“Ooooh look it’s a troop of baboons!” Theresia, a Form 2 student, shouts with excitement.
Theresia and her fellow members of the girls’ school Student Government, accompanied by teachers, set off early for an exciting adventure – an excursion to Lake Manyara National Park!
Driving through a dense, evergreen forest of the national park that is situated between the Arusha and Manyara regions in Northern Tanzania, students were thrilled to spot wild animals: zebras, antelopes, wildebeest, elephants, giraffes, monkeys and baboons.
As a reward for their outstanding leadership performance, the excursion aimed to enable students to understand, learn from, and examine the natural world.
“The reason we planned this trip is to first show appreciation for their time spent as leaders in the school government body and second, to motivate and empower the students with leadership skills,” explains Ms Judith, St Jude’s Girls’ Secondary School Deputy Headmaster – Operations.
The outgoing Students’ Government at the girls’ secondary school retired from their duties early this month, paving the way for the new government to be sworn in soon.
The Student Government is elected by fellow students each year. Candidates from different year levels who would like to be part of the government collect and fill forms.
Once the forms are returned, the names are sorted and put into different posts that the candidates are contesting for. Thereafter candidates get interviewed by teachers and other reigning government leaders before they start seeking votes from their peers.
With complete transparency, elections are highly supervised by teachers and other incumbent student leaders. Students are given forms that they cast in a ballot to vote for their favourite candidates in situated poll stations. The votes are later collected from the poll stations and submitted to the election committee counting and announcing the winners.
The student government body at St Jude’s is run entirely by students. They represent students’ voices, follow up on students’ welfare and discipline as well as the students’ academic progress.
“The Student Government is a bridge between students and teachers. We want to show this group that we value their contribution. We also expect them to become great ambassadors and mentors to the incoming student government,” Ms Judith adds.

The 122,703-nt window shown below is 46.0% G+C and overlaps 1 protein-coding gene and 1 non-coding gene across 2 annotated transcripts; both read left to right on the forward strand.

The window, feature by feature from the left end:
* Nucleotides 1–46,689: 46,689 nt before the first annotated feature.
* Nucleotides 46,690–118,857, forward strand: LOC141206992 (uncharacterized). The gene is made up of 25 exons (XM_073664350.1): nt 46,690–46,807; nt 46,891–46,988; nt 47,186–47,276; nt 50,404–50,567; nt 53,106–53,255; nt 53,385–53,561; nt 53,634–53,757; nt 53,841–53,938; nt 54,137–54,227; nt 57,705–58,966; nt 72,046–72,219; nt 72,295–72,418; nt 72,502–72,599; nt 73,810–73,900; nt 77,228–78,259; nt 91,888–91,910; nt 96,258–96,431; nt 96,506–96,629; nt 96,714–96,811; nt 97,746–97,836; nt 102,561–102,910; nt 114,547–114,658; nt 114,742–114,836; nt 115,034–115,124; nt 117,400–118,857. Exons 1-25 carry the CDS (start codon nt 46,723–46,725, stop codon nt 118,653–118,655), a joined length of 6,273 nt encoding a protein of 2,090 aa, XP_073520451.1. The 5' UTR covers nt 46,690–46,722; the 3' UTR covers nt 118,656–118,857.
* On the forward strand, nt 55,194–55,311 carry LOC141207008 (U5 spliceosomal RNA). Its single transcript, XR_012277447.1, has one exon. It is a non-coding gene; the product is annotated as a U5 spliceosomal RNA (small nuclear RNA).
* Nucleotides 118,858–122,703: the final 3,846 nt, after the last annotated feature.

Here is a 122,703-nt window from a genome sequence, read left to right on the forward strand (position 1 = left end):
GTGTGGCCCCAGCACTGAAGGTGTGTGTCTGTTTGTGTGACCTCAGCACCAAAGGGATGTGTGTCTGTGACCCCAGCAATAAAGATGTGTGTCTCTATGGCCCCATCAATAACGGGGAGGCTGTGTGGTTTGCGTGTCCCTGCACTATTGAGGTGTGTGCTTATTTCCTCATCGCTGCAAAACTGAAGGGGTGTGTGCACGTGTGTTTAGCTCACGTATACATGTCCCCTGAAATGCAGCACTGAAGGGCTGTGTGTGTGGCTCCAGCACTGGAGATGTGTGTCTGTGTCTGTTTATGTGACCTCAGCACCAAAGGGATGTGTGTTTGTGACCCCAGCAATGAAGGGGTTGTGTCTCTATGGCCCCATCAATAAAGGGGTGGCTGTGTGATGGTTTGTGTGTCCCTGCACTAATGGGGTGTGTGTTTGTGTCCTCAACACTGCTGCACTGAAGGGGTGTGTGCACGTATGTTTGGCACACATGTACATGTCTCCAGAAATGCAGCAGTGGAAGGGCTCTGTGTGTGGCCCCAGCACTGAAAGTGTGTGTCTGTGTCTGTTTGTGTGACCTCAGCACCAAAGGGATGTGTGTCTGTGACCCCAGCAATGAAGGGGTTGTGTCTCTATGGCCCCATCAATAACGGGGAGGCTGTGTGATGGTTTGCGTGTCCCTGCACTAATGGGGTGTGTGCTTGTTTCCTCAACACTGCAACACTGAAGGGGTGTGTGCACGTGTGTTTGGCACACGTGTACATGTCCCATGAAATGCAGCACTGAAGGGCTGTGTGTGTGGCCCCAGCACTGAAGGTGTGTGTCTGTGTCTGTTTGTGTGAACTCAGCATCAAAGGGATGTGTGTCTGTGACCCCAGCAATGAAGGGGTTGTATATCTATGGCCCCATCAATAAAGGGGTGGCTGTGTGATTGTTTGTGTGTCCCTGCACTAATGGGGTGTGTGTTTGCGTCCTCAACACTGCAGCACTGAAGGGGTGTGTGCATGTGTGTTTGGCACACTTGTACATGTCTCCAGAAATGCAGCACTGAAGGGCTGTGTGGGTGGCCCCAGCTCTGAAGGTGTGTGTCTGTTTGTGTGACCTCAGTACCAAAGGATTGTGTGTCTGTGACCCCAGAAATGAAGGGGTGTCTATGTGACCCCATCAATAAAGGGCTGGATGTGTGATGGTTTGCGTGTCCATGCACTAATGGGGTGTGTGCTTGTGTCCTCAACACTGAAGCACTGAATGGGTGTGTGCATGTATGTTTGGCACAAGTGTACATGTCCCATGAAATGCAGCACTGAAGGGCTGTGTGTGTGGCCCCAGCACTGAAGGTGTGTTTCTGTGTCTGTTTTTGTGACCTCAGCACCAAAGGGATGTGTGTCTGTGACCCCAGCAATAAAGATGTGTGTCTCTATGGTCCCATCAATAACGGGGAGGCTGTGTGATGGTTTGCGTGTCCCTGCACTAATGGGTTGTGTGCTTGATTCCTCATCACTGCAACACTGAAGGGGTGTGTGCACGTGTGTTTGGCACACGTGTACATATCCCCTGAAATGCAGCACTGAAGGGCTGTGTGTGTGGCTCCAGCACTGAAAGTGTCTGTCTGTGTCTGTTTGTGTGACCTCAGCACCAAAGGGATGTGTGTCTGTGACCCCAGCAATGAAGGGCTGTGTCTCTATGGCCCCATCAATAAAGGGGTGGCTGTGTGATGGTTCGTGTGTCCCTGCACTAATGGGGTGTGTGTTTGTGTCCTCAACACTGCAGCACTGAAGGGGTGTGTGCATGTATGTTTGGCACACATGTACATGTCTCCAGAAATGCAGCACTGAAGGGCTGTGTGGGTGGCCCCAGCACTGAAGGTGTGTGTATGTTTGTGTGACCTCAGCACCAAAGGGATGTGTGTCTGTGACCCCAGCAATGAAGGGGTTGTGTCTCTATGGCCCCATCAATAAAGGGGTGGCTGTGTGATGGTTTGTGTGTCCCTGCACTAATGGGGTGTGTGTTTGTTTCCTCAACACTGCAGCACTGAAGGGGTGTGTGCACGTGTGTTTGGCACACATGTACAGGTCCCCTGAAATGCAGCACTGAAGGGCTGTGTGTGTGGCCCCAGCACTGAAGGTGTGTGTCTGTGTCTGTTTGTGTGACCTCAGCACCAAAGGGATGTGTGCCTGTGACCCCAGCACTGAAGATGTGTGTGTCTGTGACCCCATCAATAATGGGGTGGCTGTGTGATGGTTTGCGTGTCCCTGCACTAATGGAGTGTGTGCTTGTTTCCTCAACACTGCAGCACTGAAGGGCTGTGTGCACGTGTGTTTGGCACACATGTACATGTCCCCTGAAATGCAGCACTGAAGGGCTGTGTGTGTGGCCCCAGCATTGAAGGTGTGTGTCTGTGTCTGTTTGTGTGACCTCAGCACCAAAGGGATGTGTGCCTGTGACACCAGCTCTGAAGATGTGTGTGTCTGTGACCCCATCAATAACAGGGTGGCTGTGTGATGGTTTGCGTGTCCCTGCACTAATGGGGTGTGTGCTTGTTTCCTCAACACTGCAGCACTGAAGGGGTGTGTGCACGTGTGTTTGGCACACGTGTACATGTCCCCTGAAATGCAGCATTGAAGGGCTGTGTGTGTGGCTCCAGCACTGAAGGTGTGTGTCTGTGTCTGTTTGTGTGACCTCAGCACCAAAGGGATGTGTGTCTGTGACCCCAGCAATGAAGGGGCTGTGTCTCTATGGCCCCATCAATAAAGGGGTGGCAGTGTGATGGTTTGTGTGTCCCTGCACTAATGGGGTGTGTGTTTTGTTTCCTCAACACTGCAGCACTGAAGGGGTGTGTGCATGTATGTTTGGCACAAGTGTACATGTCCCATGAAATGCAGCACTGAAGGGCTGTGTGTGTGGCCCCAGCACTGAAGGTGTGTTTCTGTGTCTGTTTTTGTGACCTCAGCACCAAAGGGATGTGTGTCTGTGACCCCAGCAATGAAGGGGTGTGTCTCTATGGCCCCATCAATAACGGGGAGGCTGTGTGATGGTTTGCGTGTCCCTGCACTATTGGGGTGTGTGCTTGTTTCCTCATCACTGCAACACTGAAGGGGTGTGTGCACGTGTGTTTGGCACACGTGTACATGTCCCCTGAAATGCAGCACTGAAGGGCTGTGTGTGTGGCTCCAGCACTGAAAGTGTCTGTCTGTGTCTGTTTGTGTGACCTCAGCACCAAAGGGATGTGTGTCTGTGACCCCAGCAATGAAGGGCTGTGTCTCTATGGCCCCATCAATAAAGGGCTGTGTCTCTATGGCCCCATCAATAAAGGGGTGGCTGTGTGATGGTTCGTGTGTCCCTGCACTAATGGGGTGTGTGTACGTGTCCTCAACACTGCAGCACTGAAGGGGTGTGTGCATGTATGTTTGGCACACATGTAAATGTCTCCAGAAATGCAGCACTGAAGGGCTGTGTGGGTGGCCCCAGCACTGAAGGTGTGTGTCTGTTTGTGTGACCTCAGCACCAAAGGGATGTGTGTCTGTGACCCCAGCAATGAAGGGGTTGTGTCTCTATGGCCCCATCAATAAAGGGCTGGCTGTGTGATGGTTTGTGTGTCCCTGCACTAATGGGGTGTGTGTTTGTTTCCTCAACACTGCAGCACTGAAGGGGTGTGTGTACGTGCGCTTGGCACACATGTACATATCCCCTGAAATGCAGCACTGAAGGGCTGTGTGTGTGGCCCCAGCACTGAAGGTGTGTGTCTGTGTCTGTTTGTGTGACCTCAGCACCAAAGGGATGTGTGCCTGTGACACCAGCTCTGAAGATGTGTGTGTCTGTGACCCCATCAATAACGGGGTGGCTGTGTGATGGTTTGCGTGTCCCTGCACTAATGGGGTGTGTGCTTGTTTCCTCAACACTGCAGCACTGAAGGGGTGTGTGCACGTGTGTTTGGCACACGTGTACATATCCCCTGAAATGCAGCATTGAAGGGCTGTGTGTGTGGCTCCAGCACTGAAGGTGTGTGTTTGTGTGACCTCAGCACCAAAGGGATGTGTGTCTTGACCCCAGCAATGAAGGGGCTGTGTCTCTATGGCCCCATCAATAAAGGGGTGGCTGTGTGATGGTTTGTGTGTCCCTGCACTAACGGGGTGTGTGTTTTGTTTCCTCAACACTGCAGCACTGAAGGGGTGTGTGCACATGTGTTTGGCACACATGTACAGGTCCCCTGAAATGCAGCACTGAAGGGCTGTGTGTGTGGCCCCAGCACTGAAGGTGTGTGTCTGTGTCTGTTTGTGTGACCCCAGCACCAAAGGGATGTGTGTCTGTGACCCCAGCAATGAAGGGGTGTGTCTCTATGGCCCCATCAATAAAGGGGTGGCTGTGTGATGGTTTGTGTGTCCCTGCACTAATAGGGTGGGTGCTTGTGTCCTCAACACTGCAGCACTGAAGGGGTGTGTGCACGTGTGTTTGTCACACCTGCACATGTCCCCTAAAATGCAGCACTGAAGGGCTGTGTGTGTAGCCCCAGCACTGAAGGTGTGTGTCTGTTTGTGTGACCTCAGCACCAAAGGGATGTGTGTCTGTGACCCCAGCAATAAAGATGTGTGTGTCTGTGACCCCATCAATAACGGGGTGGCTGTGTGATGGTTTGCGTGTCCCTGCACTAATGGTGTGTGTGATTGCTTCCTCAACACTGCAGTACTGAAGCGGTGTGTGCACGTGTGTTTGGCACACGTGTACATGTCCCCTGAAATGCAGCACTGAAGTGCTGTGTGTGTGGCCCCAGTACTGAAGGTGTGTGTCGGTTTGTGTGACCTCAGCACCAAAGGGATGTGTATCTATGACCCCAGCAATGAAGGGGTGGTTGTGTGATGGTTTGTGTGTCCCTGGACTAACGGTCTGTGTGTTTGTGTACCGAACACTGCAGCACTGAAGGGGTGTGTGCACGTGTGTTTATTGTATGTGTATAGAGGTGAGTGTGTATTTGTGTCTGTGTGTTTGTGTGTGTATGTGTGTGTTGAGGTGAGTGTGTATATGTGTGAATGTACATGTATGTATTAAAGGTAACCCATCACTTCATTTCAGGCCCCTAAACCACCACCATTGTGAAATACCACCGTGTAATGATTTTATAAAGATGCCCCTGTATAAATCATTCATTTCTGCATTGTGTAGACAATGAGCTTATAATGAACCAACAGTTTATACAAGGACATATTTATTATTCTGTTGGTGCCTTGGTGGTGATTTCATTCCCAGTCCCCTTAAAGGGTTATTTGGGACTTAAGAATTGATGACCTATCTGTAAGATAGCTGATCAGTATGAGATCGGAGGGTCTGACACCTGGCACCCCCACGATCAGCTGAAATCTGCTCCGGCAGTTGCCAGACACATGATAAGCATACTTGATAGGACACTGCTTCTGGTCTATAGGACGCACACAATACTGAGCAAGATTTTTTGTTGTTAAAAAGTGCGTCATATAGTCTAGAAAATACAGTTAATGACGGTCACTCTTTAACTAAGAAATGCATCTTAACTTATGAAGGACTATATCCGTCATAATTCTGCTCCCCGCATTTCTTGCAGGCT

“We chose Lake Manyara National Park because of its unique features and the abundance of animals that live in groups like elephants, baboons and antelope families. I believe through animal behaviour, the students will gain inspiration, and I hope they’ll use this time to reflect on their leadership skills,” says Ms Judith.
The Student Government comprises of members from different year levels led by a head girl, a head boy, and a general secretary. The remainder of the members, called prefects, oversee other disciplines such as academics, discipline, security, and safety.
Theresia, who served as a security prefect in the Student Government, was wide-eyed with anticipation during the excursion.
“What I learnt from this motivational trip is animal families, behaviour and their heirarchical roles. As a security prefect I had so many questions about how animals defend themselves and it was interesting to know how each animal family has its own way of defending,” Theresia shares.
The students were surprised to learn that baboons have different hierarchies within their troops, and its members are highly coordinated, whether it be for feeding, mating, or grooming.
“I enjoyed learning about baboons and how they behave. I was so intrigued when the tour guide was talking about how social these animals are and how they work together to look for food and protect each other,” says Mwasiti, one of Theresia’s Student Government peers.
“This trip has taught me that through animals we can learn a lot. For example, a big lesson I got is from zebras. These animals stand side-by-side but face opposite directions, one resting its chin on the back of the other, an act that allows them to groom each other while keeping an eye out for predators. To me this shows cooperation and I believe this is an important skill if you want to be a good leader,” Mwasiti reflects.
Leadership is one among many skills that St Jude’s instils into the students, which will help them lead their families and communities with respect, responsibility, honesty and kindness and become future leaders of Tanzania.